The land at the end of our toes, goes on… and on… and on… and on…

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Last May, some, hmm…8 months ago, I took up long distance running. A slightly unusual thing for a military historian to do, I concede.

One of the problems with writing and researching history is that it is very much an indoor job. Couple that to a day job, then it is completely possible to hardly see sunlight for months on end. As interesting and productive as it can be, it isn’t always conducive to  good health, mentally or physically. I had been having a tough time with aspects of my life last year, and realised that I needed to do something positive to try and get some endorphins going and make a change. I’d spend months on end in doors, practically welded to my laptop. I had to get out and do something.

But why running, a seemingly insance pursuit? To regress, some family history. My dad took up running during the ‘running boom’ in the late 1980′s, and ran some very good times – 59 minutes for 10 miles, and a marathon in 3:04:00. He also had a rather intriguing obsession with running up and down Butser Hill, for which I believe there is professional help. But I grew up watching my dad train, while also being a dad and working full time. The smell of deep heat stays with you for many years! Years later my younger brother, Scott, took up running, and within a few years had also run 10 miles in 59 minutes.

I grew up seeing the benefits of long distance running, but also the extreme hard work that it takes to not just complete, but compete. Having been the black sheep of the family and having never run more than a mile for many years, on a whim I signed up to run the Great South Run for Mind, the mental health charity. It is a cause that it very close to my heart, and completely appropriate given the benefits of exercise in beating mental health problems.

Make no bones about it, if you’re not in good shape, starting to run is incredibly hard. Those first few miles are no doubt the hardest, breaking the three mile barrier is like an ever-present brick wall. But to a bloody-minded individual like myself, I find it hard to just complete something, I always want to do it to the best of my ability, to push myself and see what I am capable of (and also prove people wrong too!). I’m never happy with my time in any race, as soon as I finish, I’m thinking how I can break the next milestone – what does it take to run 10k in under 40 minutes, of 10 miles in under 1 hour 10 minutes?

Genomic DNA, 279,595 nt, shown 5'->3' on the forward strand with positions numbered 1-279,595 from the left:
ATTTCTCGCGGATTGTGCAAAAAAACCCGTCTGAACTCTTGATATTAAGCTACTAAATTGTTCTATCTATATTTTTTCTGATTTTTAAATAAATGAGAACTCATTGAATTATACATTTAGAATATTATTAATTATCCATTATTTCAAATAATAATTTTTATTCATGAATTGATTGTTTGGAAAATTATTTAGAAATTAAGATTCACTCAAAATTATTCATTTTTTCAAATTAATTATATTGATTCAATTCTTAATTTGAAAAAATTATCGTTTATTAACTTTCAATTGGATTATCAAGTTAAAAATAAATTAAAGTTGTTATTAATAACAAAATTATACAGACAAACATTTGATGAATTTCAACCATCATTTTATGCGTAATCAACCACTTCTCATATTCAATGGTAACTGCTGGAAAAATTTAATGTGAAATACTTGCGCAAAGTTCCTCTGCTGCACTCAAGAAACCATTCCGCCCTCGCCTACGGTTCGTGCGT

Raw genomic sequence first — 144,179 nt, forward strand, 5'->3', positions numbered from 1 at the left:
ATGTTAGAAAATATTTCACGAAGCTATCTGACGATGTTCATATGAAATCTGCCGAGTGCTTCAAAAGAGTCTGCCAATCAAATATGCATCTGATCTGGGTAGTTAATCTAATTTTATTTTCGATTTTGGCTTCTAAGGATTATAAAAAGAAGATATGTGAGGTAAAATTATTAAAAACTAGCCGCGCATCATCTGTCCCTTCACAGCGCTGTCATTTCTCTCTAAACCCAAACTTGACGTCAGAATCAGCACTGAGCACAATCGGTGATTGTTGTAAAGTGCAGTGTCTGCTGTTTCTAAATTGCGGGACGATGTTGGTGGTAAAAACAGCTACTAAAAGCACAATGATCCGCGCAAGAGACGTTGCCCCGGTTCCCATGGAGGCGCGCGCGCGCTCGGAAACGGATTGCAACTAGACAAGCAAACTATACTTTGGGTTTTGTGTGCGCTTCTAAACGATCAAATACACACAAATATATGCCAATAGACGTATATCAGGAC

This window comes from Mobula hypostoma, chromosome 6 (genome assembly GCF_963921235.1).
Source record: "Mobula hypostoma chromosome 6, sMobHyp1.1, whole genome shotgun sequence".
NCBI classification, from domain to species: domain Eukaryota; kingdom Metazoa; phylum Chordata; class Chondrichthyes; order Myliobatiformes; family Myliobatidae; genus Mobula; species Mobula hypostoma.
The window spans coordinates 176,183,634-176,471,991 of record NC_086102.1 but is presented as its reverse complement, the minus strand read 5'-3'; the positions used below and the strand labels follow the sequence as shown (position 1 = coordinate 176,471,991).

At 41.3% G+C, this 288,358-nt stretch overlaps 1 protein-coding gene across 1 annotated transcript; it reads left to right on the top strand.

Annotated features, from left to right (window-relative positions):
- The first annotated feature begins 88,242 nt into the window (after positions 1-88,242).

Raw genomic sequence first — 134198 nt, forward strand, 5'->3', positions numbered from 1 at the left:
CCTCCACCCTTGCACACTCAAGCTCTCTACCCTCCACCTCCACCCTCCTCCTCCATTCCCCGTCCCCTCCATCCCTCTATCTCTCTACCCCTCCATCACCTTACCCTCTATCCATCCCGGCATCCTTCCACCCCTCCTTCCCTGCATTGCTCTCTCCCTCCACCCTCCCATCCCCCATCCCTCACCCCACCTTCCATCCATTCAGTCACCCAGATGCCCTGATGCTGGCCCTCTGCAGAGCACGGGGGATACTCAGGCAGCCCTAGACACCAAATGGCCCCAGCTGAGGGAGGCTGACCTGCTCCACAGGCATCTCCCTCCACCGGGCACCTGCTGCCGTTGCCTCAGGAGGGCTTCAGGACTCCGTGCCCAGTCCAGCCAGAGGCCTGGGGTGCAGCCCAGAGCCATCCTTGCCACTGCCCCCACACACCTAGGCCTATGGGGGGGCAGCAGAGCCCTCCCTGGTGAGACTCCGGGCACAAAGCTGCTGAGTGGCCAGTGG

In some respects, long distance running is like planning a military operation. You have to think about what you want to achieve – a time target, or a certain distance, whatever – and the resources that you have – time, money, nutrition, your body etc. Think about the time that you have, and plan how you are going to get there. Looking back, it seems quite ironic that I was writing about thousands of servicemen, who would have been at the peak of fitness and displaying supreme feats of endurance, and I was a couch potato, stuck to my laptop!

There are other military parallels. I had always marvelled at the physical feats of some of the people I have read and written about – Chris Ryans epic march out of Iraq after the Bravo Two Zero operation,  the epic yomp across the Falkands, or the advance of the Paras from their drop zones outside Arnhem to the outskirts of the town, almost ten miles, heavily laden and under fire. Sometimes these feats seem super-human. You wonder how people manage it – are they like the rest of us? And it dawned on me, after watching a video by CT Fletcher, the inspirational American bodybuilding guru. He explained that most servicemen are in the best shape of their lives during basic training. As he says ‘what you didn’t think you could do, your drill Sergeant MADE you do’.  And that probably explains why standard for the Paras is 10 miles in 1 hour and 10 minutes – a time that few runners manage, in running gear and on flat courses. A big, scary bastard shouting at you helps, but if you want it bad enough, you will be able to beast yourself towards it.